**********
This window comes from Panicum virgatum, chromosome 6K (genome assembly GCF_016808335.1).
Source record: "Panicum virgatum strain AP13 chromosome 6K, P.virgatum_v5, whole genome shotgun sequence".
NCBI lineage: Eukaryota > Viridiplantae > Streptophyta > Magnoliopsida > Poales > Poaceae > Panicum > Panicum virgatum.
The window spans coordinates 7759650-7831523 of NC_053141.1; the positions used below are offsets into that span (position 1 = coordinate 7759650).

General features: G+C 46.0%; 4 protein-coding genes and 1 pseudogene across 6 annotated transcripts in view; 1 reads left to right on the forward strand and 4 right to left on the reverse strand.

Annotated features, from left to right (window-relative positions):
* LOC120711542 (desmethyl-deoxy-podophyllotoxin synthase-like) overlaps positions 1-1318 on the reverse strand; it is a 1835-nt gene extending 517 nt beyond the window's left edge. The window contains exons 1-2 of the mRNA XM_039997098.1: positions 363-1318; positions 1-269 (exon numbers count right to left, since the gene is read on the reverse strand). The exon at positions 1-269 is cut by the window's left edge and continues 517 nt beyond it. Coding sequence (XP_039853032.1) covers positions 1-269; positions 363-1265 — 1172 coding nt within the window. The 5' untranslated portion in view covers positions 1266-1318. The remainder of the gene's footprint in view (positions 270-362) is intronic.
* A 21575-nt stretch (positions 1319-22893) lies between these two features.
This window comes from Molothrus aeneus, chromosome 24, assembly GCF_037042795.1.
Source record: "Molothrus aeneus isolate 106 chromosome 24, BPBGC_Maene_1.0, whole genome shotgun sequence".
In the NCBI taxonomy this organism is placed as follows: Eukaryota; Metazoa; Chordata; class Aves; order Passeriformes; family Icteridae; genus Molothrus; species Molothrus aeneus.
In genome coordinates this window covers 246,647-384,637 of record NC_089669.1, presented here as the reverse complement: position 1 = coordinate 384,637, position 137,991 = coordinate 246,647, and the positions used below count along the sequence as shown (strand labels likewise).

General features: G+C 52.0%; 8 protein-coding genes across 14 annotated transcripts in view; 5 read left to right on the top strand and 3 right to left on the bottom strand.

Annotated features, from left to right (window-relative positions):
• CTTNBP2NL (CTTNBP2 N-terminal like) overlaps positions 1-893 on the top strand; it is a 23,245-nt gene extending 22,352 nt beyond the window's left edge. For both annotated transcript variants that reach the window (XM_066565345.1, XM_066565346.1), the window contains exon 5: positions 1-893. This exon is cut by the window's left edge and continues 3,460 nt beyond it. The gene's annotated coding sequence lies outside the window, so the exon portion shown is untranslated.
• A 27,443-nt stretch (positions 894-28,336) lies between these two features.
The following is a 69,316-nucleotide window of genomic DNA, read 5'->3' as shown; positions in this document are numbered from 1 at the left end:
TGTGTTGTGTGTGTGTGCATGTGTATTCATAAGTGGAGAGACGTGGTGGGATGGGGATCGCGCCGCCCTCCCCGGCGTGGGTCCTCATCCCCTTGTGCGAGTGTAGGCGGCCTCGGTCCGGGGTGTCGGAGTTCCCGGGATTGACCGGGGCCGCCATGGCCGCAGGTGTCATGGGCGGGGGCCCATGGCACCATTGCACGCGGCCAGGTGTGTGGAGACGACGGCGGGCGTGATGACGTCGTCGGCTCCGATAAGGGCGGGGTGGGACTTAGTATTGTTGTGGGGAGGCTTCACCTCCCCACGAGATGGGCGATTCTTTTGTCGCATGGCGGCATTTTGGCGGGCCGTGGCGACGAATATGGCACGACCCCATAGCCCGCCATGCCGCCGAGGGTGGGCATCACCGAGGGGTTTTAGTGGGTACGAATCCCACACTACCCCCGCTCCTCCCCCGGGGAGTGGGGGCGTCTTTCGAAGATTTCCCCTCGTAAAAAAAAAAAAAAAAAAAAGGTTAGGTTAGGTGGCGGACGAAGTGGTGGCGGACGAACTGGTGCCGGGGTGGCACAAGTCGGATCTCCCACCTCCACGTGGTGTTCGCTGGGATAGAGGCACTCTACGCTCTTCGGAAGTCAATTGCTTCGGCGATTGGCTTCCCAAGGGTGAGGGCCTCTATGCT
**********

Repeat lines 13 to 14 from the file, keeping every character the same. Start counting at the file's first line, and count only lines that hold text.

General features: G+C 52.0%; 8 protein-coding genes across 14 annotated transcripts in view; 5 read left to right on the top strand and 3 right to left on the bottom strand.

Annotated features, from left to right (window-relative positions):